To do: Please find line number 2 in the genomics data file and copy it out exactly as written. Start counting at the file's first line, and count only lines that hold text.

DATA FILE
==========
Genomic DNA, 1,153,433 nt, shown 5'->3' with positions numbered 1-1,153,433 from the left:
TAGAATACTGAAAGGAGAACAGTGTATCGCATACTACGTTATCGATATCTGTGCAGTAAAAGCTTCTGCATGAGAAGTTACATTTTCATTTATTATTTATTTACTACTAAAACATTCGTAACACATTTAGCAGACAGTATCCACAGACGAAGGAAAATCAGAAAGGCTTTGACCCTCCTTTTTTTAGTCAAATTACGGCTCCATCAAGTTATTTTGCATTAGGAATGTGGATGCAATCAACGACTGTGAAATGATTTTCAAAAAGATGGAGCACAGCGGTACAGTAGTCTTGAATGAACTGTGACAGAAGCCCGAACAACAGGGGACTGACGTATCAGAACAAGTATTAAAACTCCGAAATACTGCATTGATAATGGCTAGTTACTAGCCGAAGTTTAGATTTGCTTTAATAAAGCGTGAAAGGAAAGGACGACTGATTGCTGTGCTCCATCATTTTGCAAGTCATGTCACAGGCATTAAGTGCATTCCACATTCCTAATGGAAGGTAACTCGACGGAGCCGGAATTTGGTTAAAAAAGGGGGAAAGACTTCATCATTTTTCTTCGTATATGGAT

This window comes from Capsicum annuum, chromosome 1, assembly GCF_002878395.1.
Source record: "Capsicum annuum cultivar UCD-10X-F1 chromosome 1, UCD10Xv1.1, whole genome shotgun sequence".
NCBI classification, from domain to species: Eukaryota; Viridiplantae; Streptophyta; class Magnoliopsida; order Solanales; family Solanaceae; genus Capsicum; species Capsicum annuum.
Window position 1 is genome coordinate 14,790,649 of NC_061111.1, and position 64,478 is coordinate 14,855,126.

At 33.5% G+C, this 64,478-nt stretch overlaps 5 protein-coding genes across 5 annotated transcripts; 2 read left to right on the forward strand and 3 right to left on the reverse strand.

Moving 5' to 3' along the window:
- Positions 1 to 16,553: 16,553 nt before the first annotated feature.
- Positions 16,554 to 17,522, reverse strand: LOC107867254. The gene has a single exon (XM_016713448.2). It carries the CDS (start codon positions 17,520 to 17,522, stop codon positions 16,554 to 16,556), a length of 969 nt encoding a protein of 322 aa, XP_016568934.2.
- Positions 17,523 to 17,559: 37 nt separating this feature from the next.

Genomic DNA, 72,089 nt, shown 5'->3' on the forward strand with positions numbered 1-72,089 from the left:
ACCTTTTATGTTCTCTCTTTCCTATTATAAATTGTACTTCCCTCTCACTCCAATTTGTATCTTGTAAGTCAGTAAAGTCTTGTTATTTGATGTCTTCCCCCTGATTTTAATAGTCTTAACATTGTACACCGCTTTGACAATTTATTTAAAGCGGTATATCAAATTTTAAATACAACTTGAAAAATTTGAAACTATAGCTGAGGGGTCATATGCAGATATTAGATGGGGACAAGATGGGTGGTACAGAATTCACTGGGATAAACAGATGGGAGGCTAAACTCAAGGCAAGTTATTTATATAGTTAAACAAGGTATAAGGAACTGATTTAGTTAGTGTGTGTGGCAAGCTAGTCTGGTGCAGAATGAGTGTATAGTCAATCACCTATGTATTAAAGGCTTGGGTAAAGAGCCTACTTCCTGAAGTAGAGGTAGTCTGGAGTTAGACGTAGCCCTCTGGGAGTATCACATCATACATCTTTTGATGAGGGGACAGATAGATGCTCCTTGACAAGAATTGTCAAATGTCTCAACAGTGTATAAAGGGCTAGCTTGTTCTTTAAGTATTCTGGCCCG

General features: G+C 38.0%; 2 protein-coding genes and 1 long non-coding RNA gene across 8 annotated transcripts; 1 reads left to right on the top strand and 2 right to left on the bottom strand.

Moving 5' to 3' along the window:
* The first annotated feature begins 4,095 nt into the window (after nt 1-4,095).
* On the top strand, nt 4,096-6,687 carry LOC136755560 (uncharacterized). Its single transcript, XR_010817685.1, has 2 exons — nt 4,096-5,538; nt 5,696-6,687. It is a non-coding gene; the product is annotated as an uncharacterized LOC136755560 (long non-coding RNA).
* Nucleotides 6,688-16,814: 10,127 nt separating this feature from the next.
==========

TAGAATACTGAAAGGAGAACAGTGTATCGCATACTACGTTATCGATATCTGTGCAGTAAAAGCTTCTGCATGAGAAGTTACATTTTCATTTATTATTTATTTACTACTAAAACATTCGTAACACATTTAGCAGACAGTATCCACAGACGAAGGAAAATCAGAAAGGCTTTGACCCTCCTTTTTTTAGTCAAATTACGGCTCCATCAAGTTATTTTGCATTAGGAATGTGGATGCAATCAACGACTGTGAAATGATTTTCAAAAAGATGGAGCACAGCGGTACAGTAGTCTTGAATGAACTGTGACAGAAGCCCGAACAACAGGGGACTGACGTATCAGAACAAGTATTAAAACTCCGAAATACTGCATTGATAATGGCTAGTTACTAGCCGAAGTTTAGATTTGCTTTAATAAAGCGTGAAAGGAAAGGACGACTGATTGCTGTGCTCCATCATTTTGCAAGTCATGTCACAGGCATTAAGTGCATTCCACATTCCTAATGGAAGGTAACTCGACGGAGCCGGAATTTGGTTAAAAAAGGGGGAAAGACTTCATCATTTTTCTTCGTATATGGAT